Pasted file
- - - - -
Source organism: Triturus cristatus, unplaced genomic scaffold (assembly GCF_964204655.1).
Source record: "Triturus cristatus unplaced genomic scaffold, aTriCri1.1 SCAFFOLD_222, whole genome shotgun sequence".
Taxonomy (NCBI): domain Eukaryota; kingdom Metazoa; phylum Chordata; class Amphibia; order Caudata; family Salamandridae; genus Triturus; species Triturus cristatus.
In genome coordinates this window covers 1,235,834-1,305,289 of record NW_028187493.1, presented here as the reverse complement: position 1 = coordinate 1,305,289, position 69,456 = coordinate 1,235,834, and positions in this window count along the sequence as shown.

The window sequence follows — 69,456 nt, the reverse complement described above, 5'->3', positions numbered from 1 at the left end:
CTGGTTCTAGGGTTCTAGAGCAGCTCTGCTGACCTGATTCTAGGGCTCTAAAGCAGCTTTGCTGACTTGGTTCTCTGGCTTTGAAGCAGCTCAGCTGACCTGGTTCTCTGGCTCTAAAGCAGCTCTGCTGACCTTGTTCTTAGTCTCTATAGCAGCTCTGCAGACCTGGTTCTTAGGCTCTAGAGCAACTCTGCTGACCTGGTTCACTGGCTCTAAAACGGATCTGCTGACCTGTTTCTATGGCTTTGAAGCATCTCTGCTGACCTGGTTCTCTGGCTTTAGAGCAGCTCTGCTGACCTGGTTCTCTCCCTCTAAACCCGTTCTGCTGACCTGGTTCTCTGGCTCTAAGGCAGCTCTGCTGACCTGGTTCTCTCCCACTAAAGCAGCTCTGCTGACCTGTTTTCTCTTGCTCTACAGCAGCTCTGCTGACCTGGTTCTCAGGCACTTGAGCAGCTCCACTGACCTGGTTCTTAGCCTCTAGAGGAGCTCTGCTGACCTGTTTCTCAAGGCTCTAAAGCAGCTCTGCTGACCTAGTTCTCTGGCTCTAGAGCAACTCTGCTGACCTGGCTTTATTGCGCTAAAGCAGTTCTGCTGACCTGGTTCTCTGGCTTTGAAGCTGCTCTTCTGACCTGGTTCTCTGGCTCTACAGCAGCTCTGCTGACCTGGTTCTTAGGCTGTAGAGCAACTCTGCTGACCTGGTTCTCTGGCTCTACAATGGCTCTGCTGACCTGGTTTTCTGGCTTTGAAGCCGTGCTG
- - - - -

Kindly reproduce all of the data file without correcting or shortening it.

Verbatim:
Source organism: Triturus cristatus, unplaced genomic scaffold (assembly GCF_964204655.1).
Source record: "Triturus cristatus unplaced genomic scaffold, aTriCri1.1 SCAFFOLD_222, whole genome shotgun sequence".
Taxonomy (NCBI): domain Eukaryota; kingdom Metazoa; phylum Chordata; class Amphibia; order Caudata; family Salamandridae; genus Triturus; species Triturus cristatus.
In genome coordinates this window covers 1,235,834-1,305,289 of record NW_028187493.1, presented here as the reverse complement: position 1 = coordinate 1,305,289, position 69,456 = coordinate 1,235,834, and positions in this window count along the sequence as shown.

The window sequence follows — 69,456 nt, the reverse complement described above, 5'->3', positions numbered from 1 at the left end:
CTGGTTCTAGGGTTCTAGAGCAGCTCTGCTGACCTGATTCTAGGGCTCTAAAGCAGCTTTGCTGACTTGGTTCTCTGGCTTTGAAGCAGCTCAGCTGACCTGGTTCTCTGGCTCTAAAGCAGCTCTGCTGACCTTGTTCTTAGTCTCTATAGCAGCTCTGCAGACCTGGTTCTTAGGCTCTAGAGCAACTCTGCTGACCTGGTTCACTGGCTCTAAAACGGATCTGCTGACCTGTTTCTATGGCTTTGAAGCATCTCTGCTGACCTGGTTCTCTGGCTTTAGAGCAGCTCTGCTGACCTGGTTCTCTCCCTCTAAACCCGTTCTGCTGACCTGGTTCTCTGGCTCTAAGGCAGCTCTGCTGACCTGGTTCTCTCCCACTAAAGCAGCTCTGCTGACCTGTTTTCTCTTGCTCTACAGCAGCTCTGCTGACCTGGTTCTCAGGCACTTGAGCAGCTCCACTGACCTGGTTCTTAGCCTCTAGAGGAGCTCTGCTGACCTGTTTCTCAAGGCTCTAAAGCAGCTCTGCTGACCTAGTTCTCTGGCTCTAGAGCAACTCTGCTGACCTGGCTTTATTGCGCTAAAGCAGTTCTGCTGACCTGGTTCTCTGGCTTTGAAGCTGCTCTTCTGACCTGGTTCTCTGGCTCTACAGCAGCTCTGCTGACCTGGTTCTTAGGCTGTAGAGCAACTCTGCTGACCTGGTTCTCTGGCTCTACAATGGCTCTGCTGACCTGGTTTTCTGGCTTTGAAGCCGTGCTG